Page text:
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Politics, Money Doomed Calif. Plastic Bag Bill


Legislation to ban plastic grocery bags in California failed to pass this week. Supporters say election year politics and a down economy were among the reasons the bill didn't succeed.

Legislation to ban plastic grocery bags in California failed to pass this week. Supporters said election year politics and a down economy were among the reasons the bill didn't succeed.

Supporters of the bill to ban plastic grocery bags said it would have reduced the amount of trash polluting waterways and harming wildlife.

But the legislation was defeated in the state Senate, despite bi-partisan support from legislators, Governor Arnold Schwarzenegger and the retail grocery industry.

"I think what happened in the end is the lack of political will on the part of some legislators, even ones who have authored very strong clean water bills in the past and environmental bills," said Steve Aceti, executive director of the California Coastal Coalition.

Aceti said at a recent Surfrider Foundation beach cleanup, volunteers collected 74,000 plastic bags on just one day.

"As a state we use 19-million bags, single use plastic bags, a year. And one reusable bag would replace 6-million plastic bags over its life," said Aceti.

Aceti said it costs an estimated $25 million to cleanup the plastic litter across California.

Dan Jacobson, legislative director with Environment California, blames a powerful industry group for the bill's failure.

"I just really think it was the power of the American Chemistry Council," said Jacobson. "They were making a lot of campaign contributions in an election year, a lot of misleading ads and a lot of lobbyists."

The American Chemistry Council represents plastic makers.

"If the bill had passed it would have meant higher grocery costs for consumers, put several hundred, if not 1,000, manufacturing jobs at risk," said Tim Shestek with the American Chemistry Council. "And really it would have required the state to spend some new money in terms of a new bureaucracy to oversee the implementation of this law."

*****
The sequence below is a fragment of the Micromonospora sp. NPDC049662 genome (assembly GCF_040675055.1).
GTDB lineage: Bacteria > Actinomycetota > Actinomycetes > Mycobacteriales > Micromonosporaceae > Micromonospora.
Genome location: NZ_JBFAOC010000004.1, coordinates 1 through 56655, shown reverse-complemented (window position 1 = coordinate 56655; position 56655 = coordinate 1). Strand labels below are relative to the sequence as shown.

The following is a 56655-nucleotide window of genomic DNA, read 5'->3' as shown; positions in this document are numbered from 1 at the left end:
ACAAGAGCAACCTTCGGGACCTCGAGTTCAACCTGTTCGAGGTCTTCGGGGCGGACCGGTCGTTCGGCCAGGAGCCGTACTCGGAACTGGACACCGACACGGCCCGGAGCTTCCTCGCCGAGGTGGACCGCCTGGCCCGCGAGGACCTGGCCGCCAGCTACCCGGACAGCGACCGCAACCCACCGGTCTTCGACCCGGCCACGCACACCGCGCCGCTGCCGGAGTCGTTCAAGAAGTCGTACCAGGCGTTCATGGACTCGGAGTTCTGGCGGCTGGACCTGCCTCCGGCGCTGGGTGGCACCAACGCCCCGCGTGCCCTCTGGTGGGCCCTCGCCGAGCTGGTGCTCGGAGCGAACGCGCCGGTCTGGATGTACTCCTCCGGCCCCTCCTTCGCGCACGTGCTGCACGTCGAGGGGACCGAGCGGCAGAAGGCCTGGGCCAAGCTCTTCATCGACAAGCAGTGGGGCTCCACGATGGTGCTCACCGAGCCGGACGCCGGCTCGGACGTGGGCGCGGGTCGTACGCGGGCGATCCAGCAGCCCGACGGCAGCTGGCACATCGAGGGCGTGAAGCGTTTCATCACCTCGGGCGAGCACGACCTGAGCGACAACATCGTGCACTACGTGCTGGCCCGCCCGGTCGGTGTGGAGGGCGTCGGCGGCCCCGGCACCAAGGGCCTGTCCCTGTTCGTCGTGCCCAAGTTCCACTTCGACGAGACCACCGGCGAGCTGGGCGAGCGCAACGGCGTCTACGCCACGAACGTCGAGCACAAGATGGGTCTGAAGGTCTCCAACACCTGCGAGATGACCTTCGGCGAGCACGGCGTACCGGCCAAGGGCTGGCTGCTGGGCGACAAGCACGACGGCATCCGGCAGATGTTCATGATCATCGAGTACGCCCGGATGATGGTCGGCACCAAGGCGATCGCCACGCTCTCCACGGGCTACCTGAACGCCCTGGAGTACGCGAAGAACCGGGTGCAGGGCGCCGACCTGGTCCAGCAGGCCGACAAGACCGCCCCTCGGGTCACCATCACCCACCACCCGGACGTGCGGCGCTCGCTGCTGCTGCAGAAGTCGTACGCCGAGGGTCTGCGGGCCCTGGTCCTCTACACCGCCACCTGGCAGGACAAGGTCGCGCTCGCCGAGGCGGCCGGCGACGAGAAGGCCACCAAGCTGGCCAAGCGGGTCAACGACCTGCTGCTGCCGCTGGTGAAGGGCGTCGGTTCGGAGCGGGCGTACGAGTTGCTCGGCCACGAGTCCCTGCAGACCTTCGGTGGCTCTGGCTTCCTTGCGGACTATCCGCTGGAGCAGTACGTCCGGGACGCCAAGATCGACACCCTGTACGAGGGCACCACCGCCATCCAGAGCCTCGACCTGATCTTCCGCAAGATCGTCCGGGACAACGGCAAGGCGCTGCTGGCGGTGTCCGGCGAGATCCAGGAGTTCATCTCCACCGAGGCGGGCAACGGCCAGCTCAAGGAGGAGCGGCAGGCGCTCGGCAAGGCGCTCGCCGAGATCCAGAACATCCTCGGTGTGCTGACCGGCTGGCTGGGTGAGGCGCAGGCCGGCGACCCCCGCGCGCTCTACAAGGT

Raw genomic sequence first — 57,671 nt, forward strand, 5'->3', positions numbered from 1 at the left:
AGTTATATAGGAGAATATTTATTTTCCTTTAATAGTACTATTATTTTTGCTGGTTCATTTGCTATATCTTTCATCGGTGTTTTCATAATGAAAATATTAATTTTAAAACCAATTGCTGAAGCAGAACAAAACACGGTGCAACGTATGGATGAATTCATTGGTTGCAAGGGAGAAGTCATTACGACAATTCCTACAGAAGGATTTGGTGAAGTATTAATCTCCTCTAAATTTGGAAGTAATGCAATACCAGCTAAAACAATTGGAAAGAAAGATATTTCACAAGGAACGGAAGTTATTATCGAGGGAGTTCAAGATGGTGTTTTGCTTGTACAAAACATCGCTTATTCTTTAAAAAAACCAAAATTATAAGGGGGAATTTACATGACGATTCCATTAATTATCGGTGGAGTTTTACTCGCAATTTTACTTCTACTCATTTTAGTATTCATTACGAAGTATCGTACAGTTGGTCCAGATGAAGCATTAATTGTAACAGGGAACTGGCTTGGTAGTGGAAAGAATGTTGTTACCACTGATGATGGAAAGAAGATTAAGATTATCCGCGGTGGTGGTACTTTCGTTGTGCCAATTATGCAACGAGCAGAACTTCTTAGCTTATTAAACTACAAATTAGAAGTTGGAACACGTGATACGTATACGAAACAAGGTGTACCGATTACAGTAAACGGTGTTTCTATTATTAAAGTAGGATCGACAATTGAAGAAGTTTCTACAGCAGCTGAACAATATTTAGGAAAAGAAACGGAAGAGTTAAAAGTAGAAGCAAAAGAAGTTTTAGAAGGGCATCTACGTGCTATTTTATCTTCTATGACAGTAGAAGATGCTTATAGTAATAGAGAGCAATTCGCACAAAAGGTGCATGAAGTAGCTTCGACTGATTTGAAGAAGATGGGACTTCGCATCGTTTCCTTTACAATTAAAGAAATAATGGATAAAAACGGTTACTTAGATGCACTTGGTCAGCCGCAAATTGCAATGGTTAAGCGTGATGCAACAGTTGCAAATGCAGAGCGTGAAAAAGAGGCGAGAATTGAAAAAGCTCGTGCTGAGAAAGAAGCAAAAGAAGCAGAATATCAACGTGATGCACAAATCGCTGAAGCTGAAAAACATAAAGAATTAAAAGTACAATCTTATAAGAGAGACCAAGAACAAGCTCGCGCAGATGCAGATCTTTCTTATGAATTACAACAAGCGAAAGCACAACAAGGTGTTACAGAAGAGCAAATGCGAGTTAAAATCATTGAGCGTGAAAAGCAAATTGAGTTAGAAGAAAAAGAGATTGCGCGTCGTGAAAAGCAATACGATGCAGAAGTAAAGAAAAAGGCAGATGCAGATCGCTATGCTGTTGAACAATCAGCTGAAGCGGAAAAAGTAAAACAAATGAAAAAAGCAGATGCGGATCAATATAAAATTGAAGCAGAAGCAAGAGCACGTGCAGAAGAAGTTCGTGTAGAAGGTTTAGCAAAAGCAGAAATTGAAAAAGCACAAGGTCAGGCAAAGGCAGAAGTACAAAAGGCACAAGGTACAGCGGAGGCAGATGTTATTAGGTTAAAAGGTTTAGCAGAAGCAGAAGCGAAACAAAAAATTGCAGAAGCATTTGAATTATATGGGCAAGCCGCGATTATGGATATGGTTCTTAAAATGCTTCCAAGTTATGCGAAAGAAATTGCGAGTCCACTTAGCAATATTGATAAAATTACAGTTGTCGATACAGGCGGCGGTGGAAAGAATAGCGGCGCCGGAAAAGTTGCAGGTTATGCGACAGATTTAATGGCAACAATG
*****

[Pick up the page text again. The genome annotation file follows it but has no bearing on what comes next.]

But Dan Jacobson said that's not true.

Jacobson said some of the larger plastic bag manufacturers in the state would have been able to retool to make reusable plastic bags.

"This is a classic argument that you see from an industry that doesn't want to change and that is using the economy as a opportunity to fear-monger with some of our state legislators," said Jacobson. "I mean no one wants to see unemployment go any higher. And this bill actually would've helped by creating more jobs in the plastic plants that we had."

But Shestek said retooling assembly lines and retraining workers would have been too expensive.

Jacobson said without a statewide ban, local cities and counties around the state will be urged to pass local ordinances.

He said without some changes in behavior, some of the products we use will continue to harm wildlife and the environment.

"Whether it's styrofoam takeout containers, whether its plastic bags, whether it's disposable batteries, we've got to get away from products that we only use for a couple of minutes but that stay around for hundreds of years and harm the environment," said Jacobson.

Steve Aceti with the California Coastal Coalition said people can still bring their own bags when they shop.

"Even without a statewide ban people can start changing their behavior and bring reusable bags and show the stores that they don't need the single-use bags," said Aceti.

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